Formerly the attic tank, which supplied the house with water under tank pressure, was of large size, holding several hundred gallons. To-day, however, much smaller tanks are used for this purpose. They are supplied with a ball cock, thus allowing water to enter the tank at the same rate that it is drawn out.

The storage tank, although it may be used for the same purpose and in the same way as the common attic tank, is generally used as an auxiliary to the pressure system of supply, and may be of any size, from a capacity of a few hundred gallons to many thousands. These tanks should be of wood or iron, or of wood lined with heavy tinned sheet copper.

The best materials for wooden tanks are cypress, white and yellow pine, cypress being the most satisfactory.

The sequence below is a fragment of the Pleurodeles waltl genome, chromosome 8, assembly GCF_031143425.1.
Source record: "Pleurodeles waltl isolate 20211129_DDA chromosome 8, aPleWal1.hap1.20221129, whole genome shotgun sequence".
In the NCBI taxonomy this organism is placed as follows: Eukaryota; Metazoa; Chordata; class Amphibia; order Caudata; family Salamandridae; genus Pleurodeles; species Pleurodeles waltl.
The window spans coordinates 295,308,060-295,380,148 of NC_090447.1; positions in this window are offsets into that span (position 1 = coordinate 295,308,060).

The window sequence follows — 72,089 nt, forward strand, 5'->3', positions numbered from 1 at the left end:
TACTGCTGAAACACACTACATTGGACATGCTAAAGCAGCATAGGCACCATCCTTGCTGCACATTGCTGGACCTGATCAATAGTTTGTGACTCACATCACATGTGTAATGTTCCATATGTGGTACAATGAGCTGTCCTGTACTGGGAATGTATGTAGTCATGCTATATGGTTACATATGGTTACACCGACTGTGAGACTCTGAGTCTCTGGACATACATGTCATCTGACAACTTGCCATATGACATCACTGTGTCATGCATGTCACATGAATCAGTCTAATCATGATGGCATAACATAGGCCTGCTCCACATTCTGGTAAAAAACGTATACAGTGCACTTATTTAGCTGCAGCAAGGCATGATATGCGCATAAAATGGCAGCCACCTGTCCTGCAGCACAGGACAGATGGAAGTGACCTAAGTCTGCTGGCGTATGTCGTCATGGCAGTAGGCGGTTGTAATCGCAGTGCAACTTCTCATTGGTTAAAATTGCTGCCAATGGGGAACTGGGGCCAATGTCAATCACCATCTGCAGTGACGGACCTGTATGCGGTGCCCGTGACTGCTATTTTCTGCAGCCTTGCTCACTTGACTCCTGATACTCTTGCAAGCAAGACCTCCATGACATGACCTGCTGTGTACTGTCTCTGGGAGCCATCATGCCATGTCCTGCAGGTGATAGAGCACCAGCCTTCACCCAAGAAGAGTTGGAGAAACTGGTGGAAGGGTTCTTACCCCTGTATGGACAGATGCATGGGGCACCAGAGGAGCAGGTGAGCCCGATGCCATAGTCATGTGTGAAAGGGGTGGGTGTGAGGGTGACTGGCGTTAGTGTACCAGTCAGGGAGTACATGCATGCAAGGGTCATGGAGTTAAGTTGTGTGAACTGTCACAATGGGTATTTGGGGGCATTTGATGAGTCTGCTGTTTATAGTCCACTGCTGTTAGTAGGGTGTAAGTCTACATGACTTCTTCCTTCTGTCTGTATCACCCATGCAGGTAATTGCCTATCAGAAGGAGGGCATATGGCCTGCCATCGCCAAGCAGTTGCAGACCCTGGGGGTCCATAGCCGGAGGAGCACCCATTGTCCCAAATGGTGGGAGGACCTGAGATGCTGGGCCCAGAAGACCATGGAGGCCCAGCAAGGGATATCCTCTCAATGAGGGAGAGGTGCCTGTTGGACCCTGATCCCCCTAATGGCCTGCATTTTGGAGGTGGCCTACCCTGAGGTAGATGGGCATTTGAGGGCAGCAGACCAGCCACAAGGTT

The storage tank should be supported on heavy iron beams which will not sag under the immense weight of the tank and its contents.

In many cases the storage tank must be placed above the point that the pressure supply can reach. Its supply must then be pumped into it. In high buildings it often happens that during the day time, when the mains are being heavily drawn on, the street pressure is not sufficient to force water into the tank, but during the night it is sufficient. A supply can thus be stored at night for use during the day time on those floors not reached by the city pressure.

Tanks should always be covered in order to keep out dust, foul gases, and odors.